How rice came to the Torajas

  Retold by Anupa Roy Illustrated by Sherri Maigne Meneses   |  
Illustration of Isharo by Sherri Maigne Meneses

Illustration of Isharo by Sherri Maigne Meneses

Isharo, the beautiful bird of paradise, was preening her multicolored feathers on the topmost branch of a forest tree. The morning sun made her look like a jewel among green leaves. Isharo had always thought she was the most beautiful creature in the forest, until one day she glanced up and saw Kautatali.

Kautatali, the splendid bird feared and worshipped by all, swooped down from the heavens to rest on a large mountain tree. His feathers were the colors of the sun and his beautiful human-like body shone in the morning sun. His sharp golden beak and eyes missed nothing in the forest beneath. He glanced down and saw Isharo—just when Isharo glanced up.

Isharo had never seen such a big and beautiful bird and instantly fell in love with Kautatali. But Kautatali ignored her. He spread his wings and rose slowly in the air.

Isharo flapped her yellow-red wings and spread her fan-shaped tail to follow him. Just then, a man called up to her, “Isharo, Isharo, do not follow Kautatali.”

“Kautatali, what a beautiful name,” Isharo replied. “But I must follow for I love him.”

“Oh, Isharo!” the man said. “Kautatali is the king of birds. He flies the highest and the fastest among all winged creatures. He will never love you, for lovely though you are, you can never match him in flight.”

Ignoring the warning, Isharo spread her beautiful wings and rose above the forest canopy.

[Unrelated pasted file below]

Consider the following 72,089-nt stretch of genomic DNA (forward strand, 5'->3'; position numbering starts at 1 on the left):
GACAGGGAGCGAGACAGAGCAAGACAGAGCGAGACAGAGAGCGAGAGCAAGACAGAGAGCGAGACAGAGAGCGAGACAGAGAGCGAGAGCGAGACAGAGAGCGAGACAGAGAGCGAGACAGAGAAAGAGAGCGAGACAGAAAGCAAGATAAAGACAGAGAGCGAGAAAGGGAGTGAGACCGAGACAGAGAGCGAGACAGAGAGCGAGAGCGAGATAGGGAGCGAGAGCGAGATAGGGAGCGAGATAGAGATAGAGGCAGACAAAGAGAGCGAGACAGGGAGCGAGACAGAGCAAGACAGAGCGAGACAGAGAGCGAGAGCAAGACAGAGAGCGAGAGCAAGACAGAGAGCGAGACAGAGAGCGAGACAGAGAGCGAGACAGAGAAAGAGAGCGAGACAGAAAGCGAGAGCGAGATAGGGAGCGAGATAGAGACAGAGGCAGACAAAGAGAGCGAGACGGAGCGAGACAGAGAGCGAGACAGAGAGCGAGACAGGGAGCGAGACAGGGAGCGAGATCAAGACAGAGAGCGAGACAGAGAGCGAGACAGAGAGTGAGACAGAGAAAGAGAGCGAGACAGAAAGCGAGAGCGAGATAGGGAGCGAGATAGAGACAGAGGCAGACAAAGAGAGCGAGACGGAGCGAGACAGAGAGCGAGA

Kautatali was already high up, heading towards the sun. Isharo flew higher until she was above the mountains. In the cold air, her breath came fast and her little heart started beating faster. She had never flown so high.

Kautatali looked down at Isharo. “Go back, beautiful bird. You can never fly as high and as fast as me,” he said as he glided on an air current. “And I will marry none other.” Kautatali rose even higher.

“Oh, Kautatali, if you only knew how much I love you,” cried Isharo. And she flapped her wings even harder to reach him.

But, Kautatali circled the mountain and flew on.

Isharo was exhausted. She looked down at the forest way beneath. Then she set her eyes skywards and flew after Kautatali.
Alas, the bird of paradise was a delicate creature made for the forests. Isharo began to fall from the sky. Isharo tumbled down, down back into the forest—through the trees and into a forest clearing. Her little body was broken.

The man who had followed her flight sighed at the sight of the dying Isharo.

“I have failed to fly to Kautatali.” Isharo whispered with her last breath. “But I will not die in vain. Plant my eyes and you will never lack food.”

Indeed, Isharo’s death was not in vain. From her multicolored wings sprung the leaves of sago palm and fruit trees; from her tail grew the coconut tree. But the most important gift was from her golden eyes. Isharo’s eyes turned into beautiful rice grain.

And since then, people have had fruits and sago and coconut to eat. But most of all, they have rice to grow and never lacked food again.

The Torajas live in the highlands of South Sulawesi, Indonesia, and have cultivated rice from a very early time. They have detailed rituals for sowing and cultivating rice.


Ms. Roy is a consultant at an international school in India. She devotes most of her time to writing and studying stories for children and teens.

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